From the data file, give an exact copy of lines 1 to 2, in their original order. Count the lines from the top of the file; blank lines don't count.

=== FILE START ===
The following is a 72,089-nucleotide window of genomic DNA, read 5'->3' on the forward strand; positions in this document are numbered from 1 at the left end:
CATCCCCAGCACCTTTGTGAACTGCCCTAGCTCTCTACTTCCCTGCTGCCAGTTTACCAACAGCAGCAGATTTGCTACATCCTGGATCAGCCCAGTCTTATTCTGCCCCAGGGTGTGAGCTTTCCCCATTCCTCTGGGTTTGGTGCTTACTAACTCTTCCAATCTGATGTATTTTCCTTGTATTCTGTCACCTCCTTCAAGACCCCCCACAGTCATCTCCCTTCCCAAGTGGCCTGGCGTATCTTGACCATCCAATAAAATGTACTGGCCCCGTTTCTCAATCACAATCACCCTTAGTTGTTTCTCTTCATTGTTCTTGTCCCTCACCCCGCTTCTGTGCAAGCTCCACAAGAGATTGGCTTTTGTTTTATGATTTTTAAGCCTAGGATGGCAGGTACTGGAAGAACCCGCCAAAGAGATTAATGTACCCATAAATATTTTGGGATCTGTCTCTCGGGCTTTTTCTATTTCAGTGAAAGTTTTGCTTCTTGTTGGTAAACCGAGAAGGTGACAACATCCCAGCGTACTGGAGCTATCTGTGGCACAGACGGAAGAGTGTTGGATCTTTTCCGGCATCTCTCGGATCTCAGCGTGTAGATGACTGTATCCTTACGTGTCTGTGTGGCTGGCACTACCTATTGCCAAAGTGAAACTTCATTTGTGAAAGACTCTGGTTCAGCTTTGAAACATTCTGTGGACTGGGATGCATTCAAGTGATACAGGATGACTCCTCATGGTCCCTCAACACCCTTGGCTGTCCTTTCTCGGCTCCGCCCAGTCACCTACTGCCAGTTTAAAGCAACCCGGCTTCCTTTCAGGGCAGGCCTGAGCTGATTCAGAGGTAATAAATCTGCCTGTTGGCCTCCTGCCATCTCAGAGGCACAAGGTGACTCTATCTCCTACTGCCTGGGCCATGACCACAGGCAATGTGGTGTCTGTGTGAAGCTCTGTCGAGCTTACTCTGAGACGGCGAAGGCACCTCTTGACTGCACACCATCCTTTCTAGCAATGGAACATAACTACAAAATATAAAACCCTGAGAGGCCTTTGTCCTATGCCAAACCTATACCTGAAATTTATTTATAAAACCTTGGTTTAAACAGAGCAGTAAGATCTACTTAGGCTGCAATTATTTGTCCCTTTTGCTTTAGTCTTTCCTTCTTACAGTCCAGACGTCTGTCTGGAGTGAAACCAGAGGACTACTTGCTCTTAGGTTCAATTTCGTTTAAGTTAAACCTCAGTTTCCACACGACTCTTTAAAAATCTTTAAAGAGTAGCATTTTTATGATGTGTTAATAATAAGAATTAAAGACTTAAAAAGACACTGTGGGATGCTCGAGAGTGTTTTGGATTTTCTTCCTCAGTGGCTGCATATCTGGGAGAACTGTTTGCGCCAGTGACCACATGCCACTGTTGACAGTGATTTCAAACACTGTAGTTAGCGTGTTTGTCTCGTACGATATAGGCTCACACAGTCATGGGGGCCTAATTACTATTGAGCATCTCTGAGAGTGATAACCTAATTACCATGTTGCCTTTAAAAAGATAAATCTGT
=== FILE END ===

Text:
The following is a 72,089-nucleotide window of genomic DNA, read 5'->3' on the forward strand; positions in this document are numbered from 1 at the left end:
CATCCCCAGCACCTTTGTGAACTGCCCTAGCTCTCTACTTCCCTGCTGCCAGTTTACCAACAGCAGCAGATTTGCTACATCCTGGATCAGCCCAGTCTTATTCTGCCCCAGGGTGTGAGCTTTCCCCATTCCTCTGGGTTTGGTGCTTACTAACTCTTCCAATCTGATGTATTTTCCTTGTATTCTGTCACCTCCTTCAAGACCCCCCACAGTCATCTCCCTTCCCAAGTGGCCTGGCGTATCTTGACCATCCAATAAAATGTACTGGCCCCGTTTCTCAATCACAATCACCCTTAGTTGTTTCTCTTCATTGTTCTTGTCCCTCACCCCGCTTCTGTGCAAGCTCCACAAGAGATTGGCTTTTGTTTTATGATTTTTAAGCCTAGGATGGCAGGTACTGGAAGAACCCGCCAAAGAGATTAATGTACCCATAAATATTTTGGGATCTGTCTCTCGGGCTTTTTCTATTTCAGTGAAAGTTTTGCTTCTTGTTGGTAAACCGAGAAGGTGACAACATCCCAGCGTACTGGAGCTATCTGTGGCACAGACGGAAGAGTGTTGGATCTTTTCCGGCATCTCTCGGATCTCAGCGTGTAGATGACTGTATCCTTACGTGTCTGTGTGGCTGGCACTACCTATTGCCAAAGTGAAACTTCATTTGTGAAAGACTCTGGTTCAGCTTTGAAACATTCTGTGGACTGGGATGCATTCAAGTGATACAGGATGACTCCTCATGGTCCCTCAACACCCTTGGCTGTCCTTTCTCGGCTCCGCCCAGTCACCTACTGCCAGTTTAAAGCAACCCGGCTTCCTTTCAGGGCAGGCCTGAGCTGATTCAGAGGTAATAAATCTGCCTGTTGGCCTCCTGCCATCTCAGAGGCACAAGGTGACTCTATCTCCTACTGCCTGGGCCATGACCACAGGCAATGTGGTGTCTGTGTGAAGCTCTGTCGAGCTTACTCTGAGACGGCGAAGGCACCTCTTGACTGCACACCATCCTTTCTAGCAATGGAACATAACTACAAAATATAAAACCCTGAGAGGCCTTTGTCCTATGCCAAACCTATACCTGAAATTTATTTATAAAACCTTGGTTTAAACAGAGCAGTAAGATCTACTTAGGCTGCAATTATTTGTCCCTTTTGCTTTAGTCTTTCCTTCTTACAGTCCAGACGTCTGTCTGGAGTGAAACCAGAGGACTACTTGCTCTTAGGTTCAATTTCGTTTAAGTTAAACCTCAGTTTCCACACGACTCTTTAAAAATCTTTAAAGAGTAGCATTTTTATGATGTGTTAATAATAAGAATTAAAGACTTAAAAAGACACTGTGGGATGCTCGAGAGTGTTTTGGATTTTCTTCCTCAGTGGCTGCATATCTGGGAGAACTGTTTGCGCCAGTGACCACATGCCACTGTTGACAGTGATTTCAAACACTGTAGTTAGCGTGTTTGTCTCGTACGATATAGGCTCACACAGTCATGGGGGCCTAATTACTATTGAGCATCTCTGAGAGTGATAACCTAATTACCATGTTGCCTTTAAAAAGATAAATCTGT